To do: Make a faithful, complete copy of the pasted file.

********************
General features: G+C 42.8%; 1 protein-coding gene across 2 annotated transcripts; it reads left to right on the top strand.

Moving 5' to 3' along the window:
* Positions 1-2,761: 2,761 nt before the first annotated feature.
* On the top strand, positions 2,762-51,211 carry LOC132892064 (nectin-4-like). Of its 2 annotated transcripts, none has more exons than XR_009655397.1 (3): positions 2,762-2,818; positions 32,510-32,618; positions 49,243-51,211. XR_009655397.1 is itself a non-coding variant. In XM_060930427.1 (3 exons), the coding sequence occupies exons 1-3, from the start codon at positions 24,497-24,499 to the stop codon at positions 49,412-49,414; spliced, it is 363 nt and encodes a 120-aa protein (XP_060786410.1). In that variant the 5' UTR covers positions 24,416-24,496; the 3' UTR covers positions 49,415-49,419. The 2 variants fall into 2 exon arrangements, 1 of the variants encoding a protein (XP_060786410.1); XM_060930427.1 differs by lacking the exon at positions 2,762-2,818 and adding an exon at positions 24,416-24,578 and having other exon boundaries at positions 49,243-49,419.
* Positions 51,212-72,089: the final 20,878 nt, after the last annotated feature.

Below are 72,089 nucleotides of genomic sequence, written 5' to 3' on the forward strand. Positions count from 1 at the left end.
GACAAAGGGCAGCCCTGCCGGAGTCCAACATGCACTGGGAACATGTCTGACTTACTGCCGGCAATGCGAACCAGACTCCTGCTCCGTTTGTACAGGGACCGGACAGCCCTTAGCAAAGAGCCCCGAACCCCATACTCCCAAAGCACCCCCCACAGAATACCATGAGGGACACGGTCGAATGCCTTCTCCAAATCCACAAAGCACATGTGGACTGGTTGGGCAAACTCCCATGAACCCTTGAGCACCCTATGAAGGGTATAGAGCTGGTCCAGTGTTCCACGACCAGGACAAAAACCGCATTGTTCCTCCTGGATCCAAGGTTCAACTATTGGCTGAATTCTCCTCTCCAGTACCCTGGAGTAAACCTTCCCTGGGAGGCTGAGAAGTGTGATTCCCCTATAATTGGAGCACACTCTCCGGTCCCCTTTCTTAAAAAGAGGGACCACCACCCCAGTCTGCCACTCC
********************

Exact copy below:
General features: G+C 42.8%; 1 protein-coding gene across 2 annotated transcripts; it reads left to right on the top strand.

Moving 5' to 3' along the window:
* Positions 1-2,761: 2,761 nt before the first annotated feature.
* On the top strand, positions 2,762-51,211 carry LOC132892064 (nectin-4-like). Of its 2 annotated transcripts, none has more exons than XR_009655397.1 (3): positions 2,762-2,818; positions 32,510-32,618; positions 49,243-51,211. XR_009655397.1 is itself a non-coding variant. In XM_060930427.1 (3 exons), the coding sequence occupies exons 1-3, from the start codon at positions 24,497-24,499 to the stop codon at positions 49,412-49,414; spliced, it is 363 nt and encodes a 120-aa protein (XP_060786410.1). In that variant the 5' UTR covers positions 24,416-24,496; the 3' UTR covers positions 49,415-49,419. The 2 variants fall into 2 exon arrangements, 1 of the variants encoding a protein (XP_060786410.1); XM_060930427.1 differs by lacking the exon at positions 2,762-2,818 and adding an exon at positions 24,416-24,578 and having other exon boundaries at positions 49,243-49,419.
* Positions 51,212-72,089: the final 20,878 nt, after the last annotated feature.

Below are 72,089 nucleotides of genomic sequence, written 5' to 3' on the forward strand. Positions count from 1 at the left end.
GACAAAGGGCAGCCCTGCCGGAGTCCAACATGCACTGGGAACATGTCTGACTTACTGCCGGCAATGCGAACCAGACTCCTGCTCCGTTTGTACAGGGACCGGACAGCCCTTAGCAAAGAGCCCCGAACCCCATACTCCCAAAGCACCCCCCACAGAATACCATGAGGGACACGGTCGAATGCCTTCTCCAAATCCACAAAGCACATGTGGACTGGTTGGGCAAACTCCCATGAACCCTTGAGCACCCTATGAAGGGTATAGAGCTGGTCCAGTGTTCCACGACCAGGACAAAAACCGCATTGTTCCTCCTGGATCCAAGGTTCAACTATTGGCTGAATTCTCCTCTCCAGTACCCTGGAGTAAACCTTCCCTGGGAGGCTGAGAAGTGTGATTCCCCTATAATTGGAGCACACTCTCCGGTCCCCTTTCTTAAAAAGAGGGACCACCACCCCAGTCTGCCACTCC